What is your weakest e-commerce link?
By David Strom
The popular TV show "Weakest Link" isn't my cup of tea, but it does contain a useful metaphor for any IT manager interested in tracking down their e-commerce security issues. It is a reminder that no matter how much we beef up various parts of our security infrastructure, the overall system is only as strong as its weakest link. So let me ask you, what do you think your weakest link is for your Web storefront? Could it be your firewall, or how your Web server is set up, or perhaps how you maintain your customer records?
I think the answer is clearly none of these technologies, although all contain important security measures, and you shouldn't overlook any of them. But the far simpler answer and one that probably won?t get you on any TV game shows, is the people who run your Web site. Most security problems are people-related, not technology-related. It is far easier to penetrate a network with a little bit of "social engineering" and a phone call to key personnel. And all the security scanners and protective equipment in the world can't help in this situation.
So how to find these weak links? Again, let's use the game show as a model and ask a few questions to expose these people.
First, look at how your site is set up with various passwords. This is low-level stuff, but a weak password is the easiest way that someone can break into your systems. Does your FTP site have the same password as your database server or firewall? Do the directories that are available for FTP intersect with directories that contain programs, scripts or other high-risk files that could be easily compromised? All it takes is someone to upload a rogue CGI script in the right place, and your site could be wide open for anyone to exploit.
Passwords are worthy of an entire column in and of themselves. As a result of doing the research for this column, I finally changed my own FTP password, which I had for about 20 years and was relatively simple to guess. You would be amazed at how easy it is to penetrate a site with a simple password. I tried to get access to a friend's Web site, and all I needed was his e-mail address and zip code, and I was in. Granted, that was a Web site with pretty weak security, but it could happen to you, too.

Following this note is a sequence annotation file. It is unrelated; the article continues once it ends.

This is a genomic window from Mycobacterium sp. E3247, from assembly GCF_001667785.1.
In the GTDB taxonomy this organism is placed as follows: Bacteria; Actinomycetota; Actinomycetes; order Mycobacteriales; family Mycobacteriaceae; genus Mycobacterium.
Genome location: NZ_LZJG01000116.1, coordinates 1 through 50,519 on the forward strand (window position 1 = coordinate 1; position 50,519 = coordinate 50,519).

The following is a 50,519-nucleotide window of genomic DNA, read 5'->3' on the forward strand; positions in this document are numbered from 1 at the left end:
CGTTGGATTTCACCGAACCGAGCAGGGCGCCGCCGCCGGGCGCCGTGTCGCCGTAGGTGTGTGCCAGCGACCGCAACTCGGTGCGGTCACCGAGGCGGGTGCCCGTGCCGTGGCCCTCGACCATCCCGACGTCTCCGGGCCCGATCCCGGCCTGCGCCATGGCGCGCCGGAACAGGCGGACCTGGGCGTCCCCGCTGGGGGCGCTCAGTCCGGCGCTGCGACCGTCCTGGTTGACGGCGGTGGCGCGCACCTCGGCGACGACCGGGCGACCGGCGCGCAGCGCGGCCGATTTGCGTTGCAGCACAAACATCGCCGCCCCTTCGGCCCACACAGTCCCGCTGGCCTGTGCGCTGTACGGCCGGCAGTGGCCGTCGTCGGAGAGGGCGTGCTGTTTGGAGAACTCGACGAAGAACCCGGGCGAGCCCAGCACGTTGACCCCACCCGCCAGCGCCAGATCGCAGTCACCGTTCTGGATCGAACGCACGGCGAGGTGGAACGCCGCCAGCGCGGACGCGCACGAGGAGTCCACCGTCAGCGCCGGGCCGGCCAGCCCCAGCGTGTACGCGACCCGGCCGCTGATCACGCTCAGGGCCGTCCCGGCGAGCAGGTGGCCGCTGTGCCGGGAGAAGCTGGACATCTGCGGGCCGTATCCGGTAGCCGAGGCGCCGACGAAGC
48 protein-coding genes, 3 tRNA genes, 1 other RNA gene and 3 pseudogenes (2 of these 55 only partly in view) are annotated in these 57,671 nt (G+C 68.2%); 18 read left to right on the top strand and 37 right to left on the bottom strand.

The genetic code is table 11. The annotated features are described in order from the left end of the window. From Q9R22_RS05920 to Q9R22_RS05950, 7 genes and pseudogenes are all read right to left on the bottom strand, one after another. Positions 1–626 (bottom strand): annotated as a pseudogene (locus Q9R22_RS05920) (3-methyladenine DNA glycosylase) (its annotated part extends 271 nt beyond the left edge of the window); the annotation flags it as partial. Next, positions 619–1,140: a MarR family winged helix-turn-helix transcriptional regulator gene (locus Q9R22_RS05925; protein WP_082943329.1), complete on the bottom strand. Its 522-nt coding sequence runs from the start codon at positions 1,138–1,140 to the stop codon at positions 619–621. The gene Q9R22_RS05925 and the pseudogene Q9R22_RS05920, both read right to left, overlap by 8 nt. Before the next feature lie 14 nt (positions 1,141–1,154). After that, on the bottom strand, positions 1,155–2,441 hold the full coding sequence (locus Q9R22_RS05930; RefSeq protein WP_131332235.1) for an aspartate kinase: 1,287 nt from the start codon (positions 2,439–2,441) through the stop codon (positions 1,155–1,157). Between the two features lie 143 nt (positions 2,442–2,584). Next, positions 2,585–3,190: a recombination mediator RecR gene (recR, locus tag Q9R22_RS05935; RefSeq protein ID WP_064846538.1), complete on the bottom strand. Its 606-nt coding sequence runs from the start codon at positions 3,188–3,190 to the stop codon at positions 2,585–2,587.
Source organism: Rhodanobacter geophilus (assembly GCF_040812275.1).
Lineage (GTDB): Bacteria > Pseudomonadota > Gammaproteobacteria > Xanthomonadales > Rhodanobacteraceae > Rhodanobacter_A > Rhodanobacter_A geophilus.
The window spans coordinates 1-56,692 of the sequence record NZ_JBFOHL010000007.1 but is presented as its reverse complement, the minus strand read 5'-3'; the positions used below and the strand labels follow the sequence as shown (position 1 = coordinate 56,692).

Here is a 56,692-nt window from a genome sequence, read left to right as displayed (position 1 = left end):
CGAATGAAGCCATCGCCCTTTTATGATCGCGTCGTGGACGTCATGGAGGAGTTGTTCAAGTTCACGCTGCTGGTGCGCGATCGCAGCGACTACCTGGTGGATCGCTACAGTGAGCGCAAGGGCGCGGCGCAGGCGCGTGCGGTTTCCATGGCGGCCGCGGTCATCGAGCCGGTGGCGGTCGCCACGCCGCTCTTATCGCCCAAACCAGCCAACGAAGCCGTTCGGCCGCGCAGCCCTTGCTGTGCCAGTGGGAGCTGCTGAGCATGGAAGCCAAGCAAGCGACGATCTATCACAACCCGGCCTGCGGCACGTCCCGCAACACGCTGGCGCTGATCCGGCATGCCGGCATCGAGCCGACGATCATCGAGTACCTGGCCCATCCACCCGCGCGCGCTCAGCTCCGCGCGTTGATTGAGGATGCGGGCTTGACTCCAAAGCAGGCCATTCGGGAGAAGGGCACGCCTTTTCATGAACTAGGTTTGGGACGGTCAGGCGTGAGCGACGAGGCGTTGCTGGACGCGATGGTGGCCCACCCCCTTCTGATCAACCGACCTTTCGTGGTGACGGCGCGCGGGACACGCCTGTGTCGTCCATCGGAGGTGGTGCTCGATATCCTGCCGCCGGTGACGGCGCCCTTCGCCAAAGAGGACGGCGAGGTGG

Sometimes, guessing passwords is very easy, especially if your users have written them down and have them in public view on their desks. I remember attending a security trade show in Boston a few years ago. To get to the convention floor, you had to walk past the offices of some financial services firm that had big plate glass windows facing the street. Throughout the offices, you could clearly see various people's passwords written on Post-It notes and attached to their computer monitors. It wouldn't take much to penetrate that network if you were determined: All you would need is a good pair of eyes. This is generally not a good idea and is an obvious weak link.
Second, examine your servers carefully to make sure that the access rights for various personnel match their duties and responsibilities. You should also examine the last login of all of your users, particularly the ones with more privileged access or those who are administrators, and make sure that they are doing what they are supposed to be doing. All it takes is one compromised user ID, and you could have a copy of your customer data at a hacker or competitor's office within minutes. While you are browsing the user lists, see if there is anyone on the list that isn't part of the IT department, and make sure you have a darned good reason for keeping them on the list and allowing them access to your site.
Third, look at the human side of your order fulfillment and payments process. It is all well and good to have numerous systems and checks and balances in place to keep track of where the money and goods go, but it is also a good idea to see how many bodies are in the loop between when a product gets ordered and when it gets sent out the door. It could be that someone has a friend in the mailroom and is sending your products off premises, something that companies call inventory shrinkage but I call stealing. All it takes is one weak link.
What about the customer support operators on your phone support systems? Are they empowered to change a user's password to their account? What else are they empowered to do, and can they do damage if someone could comprise one of these people or obtain their login and other security credentials?
These are just some suggestions to get you started thinking about the non-technological end of your security infrastructure. Hopefully, you can remove all of the weaker links and strengthen your e-commerce site security. And who knows: maybe this will be good preparation for a future appearance on some TV game show?
About the author
David Strom is president of his own consulting firm in Port Washington, NY. He has tested hundreds of computer products over the past two decades working as a computer journalist, consultant, and corporate IT manager. Since 1995 he has written a weekly series of essays on Web technologies and marketing called Web Informant. You can send him e-mail at email@example.com.
Talk back! Do you have any comments on this column? If so, share them in our anonymous
Dig deeper on Web Application and Web 2.0 Threats